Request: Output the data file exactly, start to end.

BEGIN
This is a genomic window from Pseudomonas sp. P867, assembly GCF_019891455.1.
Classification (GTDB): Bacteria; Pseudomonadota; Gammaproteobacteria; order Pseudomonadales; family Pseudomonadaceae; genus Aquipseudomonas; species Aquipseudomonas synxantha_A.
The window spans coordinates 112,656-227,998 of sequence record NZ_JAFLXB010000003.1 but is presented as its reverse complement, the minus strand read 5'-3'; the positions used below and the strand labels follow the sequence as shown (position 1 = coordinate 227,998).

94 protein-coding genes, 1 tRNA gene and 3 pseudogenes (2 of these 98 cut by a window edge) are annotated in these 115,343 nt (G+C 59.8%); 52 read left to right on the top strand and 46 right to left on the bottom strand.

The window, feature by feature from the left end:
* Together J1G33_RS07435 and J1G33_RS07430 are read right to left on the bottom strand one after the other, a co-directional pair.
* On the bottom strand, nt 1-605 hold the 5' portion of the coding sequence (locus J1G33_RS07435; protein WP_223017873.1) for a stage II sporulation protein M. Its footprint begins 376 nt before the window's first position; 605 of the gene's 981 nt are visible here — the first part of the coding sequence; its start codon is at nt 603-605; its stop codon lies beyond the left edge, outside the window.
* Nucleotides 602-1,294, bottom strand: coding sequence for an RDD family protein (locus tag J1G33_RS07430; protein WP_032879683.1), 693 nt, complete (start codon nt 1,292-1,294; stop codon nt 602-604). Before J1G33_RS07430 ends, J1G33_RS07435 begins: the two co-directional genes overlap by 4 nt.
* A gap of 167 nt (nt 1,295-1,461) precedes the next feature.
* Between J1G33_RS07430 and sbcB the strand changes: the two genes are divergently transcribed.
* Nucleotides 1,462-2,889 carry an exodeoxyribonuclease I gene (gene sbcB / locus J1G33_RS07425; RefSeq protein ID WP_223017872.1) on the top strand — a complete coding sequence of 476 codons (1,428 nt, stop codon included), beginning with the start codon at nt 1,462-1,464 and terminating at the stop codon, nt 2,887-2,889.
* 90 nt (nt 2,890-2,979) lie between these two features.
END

This is a genomic window from Pseudomonas sp. P867, assembly GCF_019891455.1.
Classification (GTDB): Bacteria; Pseudomonadota; Gammaproteobacteria; order Pseudomonadales; family Pseudomonadaceae; genus Aquipseudomonas; species Aquipseudomonas synxantha_A.
The window spans coordinates 112,656-227,998 of sequence record NZ_JAFLXB010000003.1 but is presented as its reverse complement, the minus strand read 5'-3'; the positions used below and the strand labels follow the sequence as shown (position 1 = coordinate 227,998).

94 protein-coding genes, 1 tRNA gene and 3 pseudogenes (2 of these 98 cut by a window edge) are annotated in these 115,343 nt (G+C 59.8%); 52 read left to right on the top strand and 46 right to left on the bottom strand.

The window, feature by feature from the left end:
* Together J1G33_RS07435 and J1G33_RS07430 are read right to left on the bottom strand one after the other, a co-directional pair.
* On the bottom strand, nt 1-605 hold the 5' portion of the coding sequence (locus J1G33_RS07435; protein WP_223017873.1) for a stage II sporulation protein M. Its footprint begins 376 nt before the window's first position; 605 of the gene's 981 nt are visible here — the first part of the coding sequence; its start codon is at nt 603-605; its stop codon lies beyond the left edge, outside the window.
* Nucleotides 602-1,294, bottom strand: coding sequence for an RDD family protein (locus tag J1G33_RS07430; protein WP_032879683.1), 693 nt, complete (start codon nt 1,292-1,294; stop codon nt 602-604). Before J1G33_RS07430 ends, J1G33_RS07435 begins: the two co-directional genes overlap by 4 nt.
* A gap of 167 nt (nt 1,295-1,461) precedes the next feature.
* Between J1G33_RS07430 and sbcB the strand changes: the two genes are divergently transcribed.
* Nucleotides 1,462-2,889 carry an exodeoxyribonuclease I gene (gene sbcB / locus J1G33_RS07425; RefSeq protein ID WP_223017872.1) on the top strand — a complete coding sequence of 476 codons (1,428 nt, stop codon included), beginning with the start codon at nt 1,462-1,464 and terminating at the stop codon, nt 2,887-2,889.
* 90 nt (nt 2,890-2,979) lie between these two features.